Thanks to: The DCX Firehouse.
Category: W.P. Chrysler Museum
Ears clogged? Download the podcast attached to this post.
There you go….I said THERE you go! Guess we
should have warned you that ear-splitting Chrysler Air Raid Siren
was originally designed to deafen, or at least scare the lunch out
of enemy troops during World War II. This 1956 model had more
peaceful purposes–warning the good folks of Trenton, Michigan,
downriver from Detroit, of impending tornadoes.
How loud is the siren’s racket? Oh, the loundest
continuous noise ever created by mechanical means– 170 decibels at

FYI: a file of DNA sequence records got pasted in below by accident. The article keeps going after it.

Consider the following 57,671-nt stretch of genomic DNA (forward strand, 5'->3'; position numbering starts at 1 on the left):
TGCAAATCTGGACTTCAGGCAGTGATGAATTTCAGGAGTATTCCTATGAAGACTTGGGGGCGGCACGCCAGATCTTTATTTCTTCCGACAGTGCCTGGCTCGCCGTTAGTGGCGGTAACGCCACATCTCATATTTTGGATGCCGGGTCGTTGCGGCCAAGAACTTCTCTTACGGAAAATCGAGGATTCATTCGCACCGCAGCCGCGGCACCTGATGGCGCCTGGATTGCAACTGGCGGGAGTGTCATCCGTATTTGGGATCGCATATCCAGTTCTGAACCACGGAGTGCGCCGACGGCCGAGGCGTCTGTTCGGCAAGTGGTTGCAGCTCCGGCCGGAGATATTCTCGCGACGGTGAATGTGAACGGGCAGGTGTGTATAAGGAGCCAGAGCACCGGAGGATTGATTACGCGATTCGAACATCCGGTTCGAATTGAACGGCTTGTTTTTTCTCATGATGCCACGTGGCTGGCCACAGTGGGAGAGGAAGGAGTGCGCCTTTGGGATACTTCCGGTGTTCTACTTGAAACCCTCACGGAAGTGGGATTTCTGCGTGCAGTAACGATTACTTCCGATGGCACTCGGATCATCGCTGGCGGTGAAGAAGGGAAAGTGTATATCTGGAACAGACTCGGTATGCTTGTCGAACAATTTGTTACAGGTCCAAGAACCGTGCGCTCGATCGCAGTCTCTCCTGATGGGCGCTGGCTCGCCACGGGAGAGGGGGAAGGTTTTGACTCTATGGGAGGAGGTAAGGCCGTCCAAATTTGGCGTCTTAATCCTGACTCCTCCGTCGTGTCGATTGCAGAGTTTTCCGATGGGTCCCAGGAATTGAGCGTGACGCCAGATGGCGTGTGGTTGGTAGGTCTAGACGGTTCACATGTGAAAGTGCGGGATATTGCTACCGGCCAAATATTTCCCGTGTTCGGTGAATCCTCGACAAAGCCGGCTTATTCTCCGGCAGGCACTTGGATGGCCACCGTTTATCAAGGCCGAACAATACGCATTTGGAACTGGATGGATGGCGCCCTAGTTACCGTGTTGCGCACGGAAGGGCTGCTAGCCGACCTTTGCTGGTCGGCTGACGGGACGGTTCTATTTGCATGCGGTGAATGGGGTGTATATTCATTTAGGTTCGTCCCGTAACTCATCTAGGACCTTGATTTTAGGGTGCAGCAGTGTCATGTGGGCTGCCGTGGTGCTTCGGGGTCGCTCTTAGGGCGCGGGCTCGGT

its throat, “quieting” to 138 db 100 feet away. That’s enough to
cause instant damage to unprotected ears.
That noisemaking ooomph is powered by a 180-horsepower HEMI
® V-8 engine. It’s 11′ 3″ long, 4′ 7″ wide and 5′ 2″ tall
and weighs about 5,000 pounds.
In service from 1958 until the 1970’s, the siren, built at the
Trenton Engine plant, was removed from its 90-foot tower at
the Trenton Fire station in 2002 for restoration by the Archives
and Vehicle Collection staff at the Chrysler Group Quality
It made an appearance at Trenton’s Memorial Day parade last
Saturday and will join the collection at the Walter P. Chrysler
Museum in Auburn Hills this fall.
We’ll shout at you when the dates are firmed.
To about a surprising discovery restorers made when they worked
on the old siren, download the podcast in the next post.
For more on the Chrysler Air Raid Siren, go to http://www.victorysiren.com/x/index.htm